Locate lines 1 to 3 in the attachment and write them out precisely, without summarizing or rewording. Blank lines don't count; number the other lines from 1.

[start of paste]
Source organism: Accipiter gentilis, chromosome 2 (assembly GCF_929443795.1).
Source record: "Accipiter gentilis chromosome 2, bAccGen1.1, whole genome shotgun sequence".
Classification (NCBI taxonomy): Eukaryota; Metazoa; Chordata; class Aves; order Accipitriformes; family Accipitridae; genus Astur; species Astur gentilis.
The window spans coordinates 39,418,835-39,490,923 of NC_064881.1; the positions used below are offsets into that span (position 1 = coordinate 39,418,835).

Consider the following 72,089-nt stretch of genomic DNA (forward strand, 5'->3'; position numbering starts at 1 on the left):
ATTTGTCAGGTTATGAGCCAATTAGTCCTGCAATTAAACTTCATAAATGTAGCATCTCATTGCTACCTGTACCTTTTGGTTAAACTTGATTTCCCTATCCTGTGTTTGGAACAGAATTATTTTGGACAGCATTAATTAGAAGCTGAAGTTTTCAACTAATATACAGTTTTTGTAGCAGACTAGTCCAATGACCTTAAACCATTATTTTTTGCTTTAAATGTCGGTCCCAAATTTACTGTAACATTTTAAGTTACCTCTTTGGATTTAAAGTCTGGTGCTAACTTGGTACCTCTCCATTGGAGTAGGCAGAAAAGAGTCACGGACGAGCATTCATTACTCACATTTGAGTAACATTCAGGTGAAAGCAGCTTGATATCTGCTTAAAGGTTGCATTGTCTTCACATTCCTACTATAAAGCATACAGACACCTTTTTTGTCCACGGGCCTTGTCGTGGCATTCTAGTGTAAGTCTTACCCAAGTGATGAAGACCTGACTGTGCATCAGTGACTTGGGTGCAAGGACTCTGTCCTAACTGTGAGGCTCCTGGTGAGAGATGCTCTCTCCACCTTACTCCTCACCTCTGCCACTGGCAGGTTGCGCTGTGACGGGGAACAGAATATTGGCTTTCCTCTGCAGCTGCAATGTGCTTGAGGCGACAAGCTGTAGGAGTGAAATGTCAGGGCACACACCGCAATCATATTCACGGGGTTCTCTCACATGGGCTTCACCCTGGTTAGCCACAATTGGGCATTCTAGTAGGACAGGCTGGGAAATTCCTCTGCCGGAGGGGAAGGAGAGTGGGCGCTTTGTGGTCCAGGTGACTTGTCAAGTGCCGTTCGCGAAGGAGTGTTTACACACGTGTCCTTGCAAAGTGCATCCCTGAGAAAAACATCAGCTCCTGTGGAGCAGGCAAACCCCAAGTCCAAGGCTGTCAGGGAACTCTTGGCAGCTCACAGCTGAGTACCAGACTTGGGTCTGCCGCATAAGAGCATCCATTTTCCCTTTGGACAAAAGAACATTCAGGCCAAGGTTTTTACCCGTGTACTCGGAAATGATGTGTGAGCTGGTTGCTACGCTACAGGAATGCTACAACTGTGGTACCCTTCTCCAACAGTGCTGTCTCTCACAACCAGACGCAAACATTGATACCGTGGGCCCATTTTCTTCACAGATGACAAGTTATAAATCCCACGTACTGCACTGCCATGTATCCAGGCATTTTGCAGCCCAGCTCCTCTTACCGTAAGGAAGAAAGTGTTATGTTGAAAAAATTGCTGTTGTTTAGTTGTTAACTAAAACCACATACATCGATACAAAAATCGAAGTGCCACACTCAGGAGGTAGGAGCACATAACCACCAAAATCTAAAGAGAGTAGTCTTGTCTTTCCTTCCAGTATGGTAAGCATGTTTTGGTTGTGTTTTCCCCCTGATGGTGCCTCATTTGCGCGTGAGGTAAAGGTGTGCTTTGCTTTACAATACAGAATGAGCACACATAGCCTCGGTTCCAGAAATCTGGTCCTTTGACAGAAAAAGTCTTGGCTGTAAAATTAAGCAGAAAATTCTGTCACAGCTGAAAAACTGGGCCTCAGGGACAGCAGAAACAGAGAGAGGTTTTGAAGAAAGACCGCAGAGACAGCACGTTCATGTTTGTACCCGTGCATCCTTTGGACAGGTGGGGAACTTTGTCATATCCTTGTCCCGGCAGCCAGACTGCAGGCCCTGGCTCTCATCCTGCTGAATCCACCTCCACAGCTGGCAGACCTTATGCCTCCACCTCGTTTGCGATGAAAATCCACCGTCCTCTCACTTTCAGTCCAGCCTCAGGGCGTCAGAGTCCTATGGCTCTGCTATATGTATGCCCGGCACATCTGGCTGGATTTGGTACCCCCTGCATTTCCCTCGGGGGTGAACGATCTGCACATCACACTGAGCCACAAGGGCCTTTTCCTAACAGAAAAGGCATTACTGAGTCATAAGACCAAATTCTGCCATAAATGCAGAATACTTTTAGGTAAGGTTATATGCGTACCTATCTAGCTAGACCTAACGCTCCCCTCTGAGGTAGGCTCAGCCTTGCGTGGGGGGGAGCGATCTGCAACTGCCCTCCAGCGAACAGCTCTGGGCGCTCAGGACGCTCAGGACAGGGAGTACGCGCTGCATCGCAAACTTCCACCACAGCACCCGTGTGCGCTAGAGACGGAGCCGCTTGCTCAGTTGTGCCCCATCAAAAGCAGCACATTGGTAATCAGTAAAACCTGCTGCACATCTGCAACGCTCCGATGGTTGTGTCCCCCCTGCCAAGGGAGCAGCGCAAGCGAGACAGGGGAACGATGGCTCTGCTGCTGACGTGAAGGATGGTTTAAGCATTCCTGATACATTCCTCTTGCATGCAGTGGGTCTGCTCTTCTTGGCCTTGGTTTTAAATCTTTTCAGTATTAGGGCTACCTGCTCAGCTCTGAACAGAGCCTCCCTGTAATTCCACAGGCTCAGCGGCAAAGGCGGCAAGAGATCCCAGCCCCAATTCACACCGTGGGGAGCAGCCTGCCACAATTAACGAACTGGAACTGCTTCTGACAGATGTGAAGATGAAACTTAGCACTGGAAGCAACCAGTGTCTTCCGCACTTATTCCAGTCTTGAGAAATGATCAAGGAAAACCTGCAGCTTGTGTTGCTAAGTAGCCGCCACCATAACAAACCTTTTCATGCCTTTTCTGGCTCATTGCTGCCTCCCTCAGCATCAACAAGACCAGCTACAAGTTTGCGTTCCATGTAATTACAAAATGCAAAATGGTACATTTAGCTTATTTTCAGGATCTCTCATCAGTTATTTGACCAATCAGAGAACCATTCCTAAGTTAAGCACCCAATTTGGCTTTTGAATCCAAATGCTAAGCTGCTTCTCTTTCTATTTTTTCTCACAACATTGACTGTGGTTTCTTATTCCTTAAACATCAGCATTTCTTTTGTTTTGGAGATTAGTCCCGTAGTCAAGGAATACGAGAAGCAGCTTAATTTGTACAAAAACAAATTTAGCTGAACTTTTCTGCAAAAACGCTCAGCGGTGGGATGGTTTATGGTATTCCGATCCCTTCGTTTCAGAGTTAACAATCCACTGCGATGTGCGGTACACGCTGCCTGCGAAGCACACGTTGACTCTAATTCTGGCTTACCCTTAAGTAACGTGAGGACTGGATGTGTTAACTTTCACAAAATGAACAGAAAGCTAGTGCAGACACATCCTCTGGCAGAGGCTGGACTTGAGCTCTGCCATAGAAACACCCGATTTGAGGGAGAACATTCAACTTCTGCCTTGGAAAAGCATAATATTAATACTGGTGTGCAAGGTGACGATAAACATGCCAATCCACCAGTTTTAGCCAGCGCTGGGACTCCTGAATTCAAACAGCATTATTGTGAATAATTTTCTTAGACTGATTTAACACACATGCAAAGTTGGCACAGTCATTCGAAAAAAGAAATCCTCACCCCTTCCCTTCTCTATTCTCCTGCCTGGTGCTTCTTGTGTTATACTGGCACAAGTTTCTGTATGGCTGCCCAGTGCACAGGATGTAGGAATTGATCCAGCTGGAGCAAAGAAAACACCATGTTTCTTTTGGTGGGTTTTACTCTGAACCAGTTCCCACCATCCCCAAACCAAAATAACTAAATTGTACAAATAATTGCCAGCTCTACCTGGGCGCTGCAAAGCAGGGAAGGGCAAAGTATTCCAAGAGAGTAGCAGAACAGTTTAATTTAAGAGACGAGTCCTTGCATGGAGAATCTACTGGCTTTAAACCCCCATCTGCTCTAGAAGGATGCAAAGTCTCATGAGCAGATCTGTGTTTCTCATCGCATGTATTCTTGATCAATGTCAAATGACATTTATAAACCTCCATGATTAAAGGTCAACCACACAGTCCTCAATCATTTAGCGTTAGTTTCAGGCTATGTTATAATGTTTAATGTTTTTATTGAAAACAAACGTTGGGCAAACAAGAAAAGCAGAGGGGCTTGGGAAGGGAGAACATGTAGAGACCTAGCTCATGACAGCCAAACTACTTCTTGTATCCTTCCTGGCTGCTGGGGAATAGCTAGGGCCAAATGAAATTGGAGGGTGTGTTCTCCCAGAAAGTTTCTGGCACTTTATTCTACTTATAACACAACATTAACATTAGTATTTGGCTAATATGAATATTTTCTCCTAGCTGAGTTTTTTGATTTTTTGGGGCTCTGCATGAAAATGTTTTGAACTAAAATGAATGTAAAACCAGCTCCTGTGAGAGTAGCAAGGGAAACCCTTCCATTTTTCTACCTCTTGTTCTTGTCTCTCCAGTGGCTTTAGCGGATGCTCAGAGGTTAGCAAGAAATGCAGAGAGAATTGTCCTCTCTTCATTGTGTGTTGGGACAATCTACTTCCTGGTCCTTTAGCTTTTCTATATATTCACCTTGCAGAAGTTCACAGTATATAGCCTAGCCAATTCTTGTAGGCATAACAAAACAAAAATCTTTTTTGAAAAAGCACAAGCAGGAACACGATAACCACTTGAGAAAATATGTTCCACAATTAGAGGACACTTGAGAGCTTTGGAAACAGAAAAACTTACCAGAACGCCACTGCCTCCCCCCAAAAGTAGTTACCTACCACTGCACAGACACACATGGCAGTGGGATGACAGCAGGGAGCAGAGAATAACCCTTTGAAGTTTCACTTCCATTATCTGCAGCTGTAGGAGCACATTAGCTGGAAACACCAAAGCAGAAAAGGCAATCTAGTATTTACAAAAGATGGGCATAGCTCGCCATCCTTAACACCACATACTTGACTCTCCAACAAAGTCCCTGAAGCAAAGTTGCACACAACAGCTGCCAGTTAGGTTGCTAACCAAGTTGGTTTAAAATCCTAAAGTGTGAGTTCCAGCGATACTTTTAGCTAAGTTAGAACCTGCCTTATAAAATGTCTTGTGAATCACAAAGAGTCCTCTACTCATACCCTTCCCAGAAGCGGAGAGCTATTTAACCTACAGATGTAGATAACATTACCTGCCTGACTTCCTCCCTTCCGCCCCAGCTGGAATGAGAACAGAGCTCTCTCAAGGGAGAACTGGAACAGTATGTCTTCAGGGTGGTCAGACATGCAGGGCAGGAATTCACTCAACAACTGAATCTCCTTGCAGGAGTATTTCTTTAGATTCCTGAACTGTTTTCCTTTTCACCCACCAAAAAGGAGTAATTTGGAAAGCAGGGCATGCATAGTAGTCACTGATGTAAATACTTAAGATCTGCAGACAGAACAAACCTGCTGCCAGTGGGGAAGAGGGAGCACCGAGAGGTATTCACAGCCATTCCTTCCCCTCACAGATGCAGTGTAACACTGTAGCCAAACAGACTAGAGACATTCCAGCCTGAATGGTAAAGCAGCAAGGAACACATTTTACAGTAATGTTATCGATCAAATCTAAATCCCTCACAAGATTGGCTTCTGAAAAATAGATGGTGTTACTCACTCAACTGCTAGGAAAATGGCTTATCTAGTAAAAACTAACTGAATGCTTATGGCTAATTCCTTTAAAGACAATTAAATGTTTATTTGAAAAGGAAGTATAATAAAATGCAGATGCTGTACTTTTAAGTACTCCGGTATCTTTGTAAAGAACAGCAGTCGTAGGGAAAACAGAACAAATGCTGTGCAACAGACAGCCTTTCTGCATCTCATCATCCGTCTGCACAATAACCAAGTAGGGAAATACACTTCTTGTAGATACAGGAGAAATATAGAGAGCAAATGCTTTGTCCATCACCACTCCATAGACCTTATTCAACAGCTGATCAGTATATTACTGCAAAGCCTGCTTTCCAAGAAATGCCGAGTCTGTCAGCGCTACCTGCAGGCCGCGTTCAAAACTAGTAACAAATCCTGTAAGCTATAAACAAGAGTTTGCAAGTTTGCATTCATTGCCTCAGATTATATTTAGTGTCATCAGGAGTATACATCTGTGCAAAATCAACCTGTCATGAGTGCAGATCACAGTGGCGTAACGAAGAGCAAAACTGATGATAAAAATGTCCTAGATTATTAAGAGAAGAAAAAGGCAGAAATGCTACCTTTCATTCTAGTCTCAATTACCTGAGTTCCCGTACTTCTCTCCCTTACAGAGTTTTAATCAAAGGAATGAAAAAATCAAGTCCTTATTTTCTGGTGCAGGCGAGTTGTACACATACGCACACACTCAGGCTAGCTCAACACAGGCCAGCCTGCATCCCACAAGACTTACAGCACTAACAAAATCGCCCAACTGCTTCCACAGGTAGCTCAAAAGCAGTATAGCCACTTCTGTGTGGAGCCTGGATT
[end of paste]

Source organism: Accipiter gentilis, chromosome 2 (assembly GCF_929443795.1).
Source record: "Accipiter gentilis chromosome 2, bAccGen1.1, whole genome shotgun sequence".
Classification (NCBI taxonomy): Eukaryota; Metazoa; Chordata; class Aves; order Accipitriformes; family Accipitridae; genus Astur; species Astur gentilis.